[Opinión] Physics and Football: The Science of the Game

Victor Munoz

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With the Qatar World Cup in full swing, soccer is getting the attention of the media. A sport that, due to its simple rules, can be played on improvised pitches and with a minimum of equipment. But this, as she became more professional, came under increasing pressure to improve various aspects of the game, allowing science and technology, in general, and physics, in particular, to have a lot to say about the game. “A beautiful sport.”

Physical knowledge of nature is also important on the soccer field. Every hit of the ball changes its trajectory, as Isaac Newton suggested 400 years ago: an object accelerates because a force acts on it.

Around this idea, Newton formulated three laws that are the basis of mechanics. The same equations that describe the motion of a soccer ball allow us to understand the fall of an apple, the return of a comet, or the tides. A unified idea quietly prevailed, until the cuts in the nineteenth century began to show signs of fatigue, forcing quantum mechanics and the theory of relativity into the field.

But just as physics has progressed, so has football, benefiting from scientific knowledge. Start for the ball. The first rubber tires for cars deteriorated easily in the heat of the roads. Then Charles Goodyear, in 1839, noticed that heating rubber could change its properties. Thus was born the process of vulcanization (from Vulcan, the Roman god of fire). In 1855, Goodyear himself made the first vulcanized rubber soccer ball. A ball made of this material will keep its shape longer, making its trajectory more predictable, resulting in a higher quality of play.

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For this reason, research into the aerodynamics of the ball does not stop, trying to get a better knowledge of its behavior in flight. Details that aren’t details—such as the number of panels that make up the ball, how they are joined and the presence of grooves on the surface, among other things—affect the ball’s trajectory and are factors taken into account in the design. Nothing is left to chance.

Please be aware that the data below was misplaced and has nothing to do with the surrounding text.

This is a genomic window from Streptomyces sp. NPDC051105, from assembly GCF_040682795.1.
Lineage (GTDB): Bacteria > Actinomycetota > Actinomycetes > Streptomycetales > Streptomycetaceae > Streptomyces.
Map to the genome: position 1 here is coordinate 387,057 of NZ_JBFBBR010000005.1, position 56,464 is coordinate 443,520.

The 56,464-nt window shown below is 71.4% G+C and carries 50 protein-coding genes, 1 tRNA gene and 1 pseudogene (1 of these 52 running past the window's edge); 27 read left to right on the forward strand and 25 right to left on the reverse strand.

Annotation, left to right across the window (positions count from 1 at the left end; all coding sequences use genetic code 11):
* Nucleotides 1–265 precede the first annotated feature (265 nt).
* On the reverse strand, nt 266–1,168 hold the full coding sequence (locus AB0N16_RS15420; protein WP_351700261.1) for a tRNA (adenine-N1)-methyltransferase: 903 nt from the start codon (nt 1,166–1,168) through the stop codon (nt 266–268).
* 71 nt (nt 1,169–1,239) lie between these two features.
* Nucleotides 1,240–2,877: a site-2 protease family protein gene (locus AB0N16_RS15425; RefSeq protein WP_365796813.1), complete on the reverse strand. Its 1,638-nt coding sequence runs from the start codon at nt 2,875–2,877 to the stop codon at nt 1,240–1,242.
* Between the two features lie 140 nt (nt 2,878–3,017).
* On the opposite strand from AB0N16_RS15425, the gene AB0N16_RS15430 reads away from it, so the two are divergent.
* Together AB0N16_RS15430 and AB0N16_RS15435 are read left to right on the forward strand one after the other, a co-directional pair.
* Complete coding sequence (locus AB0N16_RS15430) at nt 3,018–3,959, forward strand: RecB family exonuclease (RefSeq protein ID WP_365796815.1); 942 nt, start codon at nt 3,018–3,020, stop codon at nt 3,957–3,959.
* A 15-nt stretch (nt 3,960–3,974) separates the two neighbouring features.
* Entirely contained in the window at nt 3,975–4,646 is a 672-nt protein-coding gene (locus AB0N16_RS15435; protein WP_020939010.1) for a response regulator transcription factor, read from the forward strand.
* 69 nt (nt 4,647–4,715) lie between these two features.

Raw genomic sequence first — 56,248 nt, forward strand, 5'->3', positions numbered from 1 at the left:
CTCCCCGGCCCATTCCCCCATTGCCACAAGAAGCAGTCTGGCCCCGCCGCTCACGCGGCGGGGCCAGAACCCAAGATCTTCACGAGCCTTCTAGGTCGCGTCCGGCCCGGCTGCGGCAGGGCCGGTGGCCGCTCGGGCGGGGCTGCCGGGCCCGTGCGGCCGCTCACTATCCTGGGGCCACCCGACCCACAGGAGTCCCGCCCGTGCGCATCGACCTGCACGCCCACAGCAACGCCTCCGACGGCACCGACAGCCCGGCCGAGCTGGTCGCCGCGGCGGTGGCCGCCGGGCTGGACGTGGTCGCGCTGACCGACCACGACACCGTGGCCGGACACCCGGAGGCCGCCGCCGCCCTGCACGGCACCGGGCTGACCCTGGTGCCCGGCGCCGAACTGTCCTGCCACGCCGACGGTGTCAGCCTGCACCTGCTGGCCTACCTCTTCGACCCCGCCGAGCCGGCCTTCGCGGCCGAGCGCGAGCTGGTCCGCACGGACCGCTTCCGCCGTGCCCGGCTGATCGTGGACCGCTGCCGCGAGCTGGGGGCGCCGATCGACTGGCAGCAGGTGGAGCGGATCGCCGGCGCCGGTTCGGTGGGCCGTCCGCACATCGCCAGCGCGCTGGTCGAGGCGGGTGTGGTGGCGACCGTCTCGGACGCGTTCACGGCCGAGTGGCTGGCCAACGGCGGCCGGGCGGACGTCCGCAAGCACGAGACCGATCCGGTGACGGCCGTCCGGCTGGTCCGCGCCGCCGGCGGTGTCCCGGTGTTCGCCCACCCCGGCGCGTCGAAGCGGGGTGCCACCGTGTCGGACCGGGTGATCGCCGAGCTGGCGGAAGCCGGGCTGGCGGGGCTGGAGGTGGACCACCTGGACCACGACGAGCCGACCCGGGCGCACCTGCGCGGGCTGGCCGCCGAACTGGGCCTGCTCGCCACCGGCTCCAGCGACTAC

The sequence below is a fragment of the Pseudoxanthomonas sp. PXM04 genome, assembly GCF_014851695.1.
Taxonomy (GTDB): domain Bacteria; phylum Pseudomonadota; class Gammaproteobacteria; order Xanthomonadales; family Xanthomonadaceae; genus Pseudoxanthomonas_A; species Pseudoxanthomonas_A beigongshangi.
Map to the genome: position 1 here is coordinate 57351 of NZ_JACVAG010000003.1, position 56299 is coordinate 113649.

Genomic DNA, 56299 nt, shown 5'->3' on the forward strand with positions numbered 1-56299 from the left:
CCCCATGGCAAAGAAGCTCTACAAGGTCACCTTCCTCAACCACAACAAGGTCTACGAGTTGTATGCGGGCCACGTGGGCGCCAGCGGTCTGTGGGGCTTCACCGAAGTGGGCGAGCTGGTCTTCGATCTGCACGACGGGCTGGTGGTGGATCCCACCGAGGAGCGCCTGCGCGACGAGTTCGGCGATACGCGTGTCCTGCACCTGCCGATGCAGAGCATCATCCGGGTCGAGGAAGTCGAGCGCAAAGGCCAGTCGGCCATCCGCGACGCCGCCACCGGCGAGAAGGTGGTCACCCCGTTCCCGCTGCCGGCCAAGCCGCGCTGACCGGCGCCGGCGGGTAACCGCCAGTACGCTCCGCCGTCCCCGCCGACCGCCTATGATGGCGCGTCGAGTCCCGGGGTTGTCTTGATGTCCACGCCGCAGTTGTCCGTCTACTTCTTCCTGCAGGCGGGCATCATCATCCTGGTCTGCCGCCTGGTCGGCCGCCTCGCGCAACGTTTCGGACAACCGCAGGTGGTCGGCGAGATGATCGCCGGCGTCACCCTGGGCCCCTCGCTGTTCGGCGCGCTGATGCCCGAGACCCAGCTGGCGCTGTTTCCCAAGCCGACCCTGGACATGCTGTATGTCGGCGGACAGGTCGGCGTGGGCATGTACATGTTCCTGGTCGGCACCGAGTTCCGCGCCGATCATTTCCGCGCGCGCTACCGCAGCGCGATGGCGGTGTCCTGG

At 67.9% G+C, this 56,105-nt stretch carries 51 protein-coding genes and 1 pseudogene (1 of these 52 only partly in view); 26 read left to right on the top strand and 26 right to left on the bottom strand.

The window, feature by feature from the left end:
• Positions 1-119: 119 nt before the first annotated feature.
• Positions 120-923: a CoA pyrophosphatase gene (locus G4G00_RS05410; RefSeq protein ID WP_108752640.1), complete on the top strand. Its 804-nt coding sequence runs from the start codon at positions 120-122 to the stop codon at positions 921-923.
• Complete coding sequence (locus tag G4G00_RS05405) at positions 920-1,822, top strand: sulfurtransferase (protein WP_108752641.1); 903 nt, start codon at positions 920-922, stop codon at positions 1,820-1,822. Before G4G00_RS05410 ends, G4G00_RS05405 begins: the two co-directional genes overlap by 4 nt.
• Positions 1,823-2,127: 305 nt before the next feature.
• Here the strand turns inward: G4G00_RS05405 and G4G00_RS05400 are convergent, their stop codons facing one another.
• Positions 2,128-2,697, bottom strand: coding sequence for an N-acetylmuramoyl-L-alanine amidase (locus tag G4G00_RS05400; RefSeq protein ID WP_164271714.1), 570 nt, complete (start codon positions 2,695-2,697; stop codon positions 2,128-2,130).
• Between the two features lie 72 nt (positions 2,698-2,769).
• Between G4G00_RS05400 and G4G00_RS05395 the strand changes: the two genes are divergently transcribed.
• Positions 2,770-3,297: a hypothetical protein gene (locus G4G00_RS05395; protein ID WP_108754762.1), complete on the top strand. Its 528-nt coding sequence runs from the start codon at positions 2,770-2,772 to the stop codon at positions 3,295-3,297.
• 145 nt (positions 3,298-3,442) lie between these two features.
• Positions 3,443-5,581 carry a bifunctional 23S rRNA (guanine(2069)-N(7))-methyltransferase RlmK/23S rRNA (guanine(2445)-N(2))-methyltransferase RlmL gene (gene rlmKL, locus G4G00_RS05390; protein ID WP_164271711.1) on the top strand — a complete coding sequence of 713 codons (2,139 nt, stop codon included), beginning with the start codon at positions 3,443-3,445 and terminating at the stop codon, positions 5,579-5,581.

A control that makes possible, with talented feet, unforgettable moments such as the magnificent free-kick of “Cotto” Sierra against Cameroon, in France 98, or even more impressive by Roberto Carlos against France, in a preparatory match for the same world. Glass. Interestingly, from time to time we come across reports of these types of goals, highlighting how they “defy the laws of physics”. But there is none of that. It is precisely these laws that allow us to understand it. In fact, Roberto Carlos’ achievement is a very clear example of a phenomenon known as the Magnus effect, which was described by physicist Heinrich Gustav Magnus in 1852, in which the rotation of an object affects its trajectory through a fluid, such as air, causing it to change its direction. Direction towards the opposite sector to which you set out.

In recent years, we’ve seen a greater use of technology to help “sports justice.” That supposed goal in the 1966 England final, or Maradona’s handball in Mexico 1986, are examples you don’t want to repeat.

Again, physics and its applications are there to help us. Ultra-high-speed cameras, derived from the latest developments in electronics and optical signal transmission, allow it to follow the trajectory of the ball with amazing accuracy, triangulating its position in real time and sending a signal to the referee’s watch as soon as the ball has acquired the ball. Completely crossed the line. Never again illegitimate targets, thanks to all we know about the behavior of light and matter on a microscopic scale. Certainly, in the near future, this ability will extend to the rest of the lines, quelling controversies such as Japan’s goal that qualified them to the Round of 16.

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There are those who believe that these developments betray the essence of football. But what is the essence? Even in science it was a fickle concept. It has happened many times that physical models that are believed to be correct have had to be replaced by others. But that doesn’t question building physics, just the way it’s built. Like in football. Hungary in ’54 and the Netherlands in ’70 showed that there are other ways to play. They baffled everyone, dominating the scene, but the result was football, only more elaborate. It wasn’t just physics that influenced the development of soccer: they both have more in common than meets the eye.

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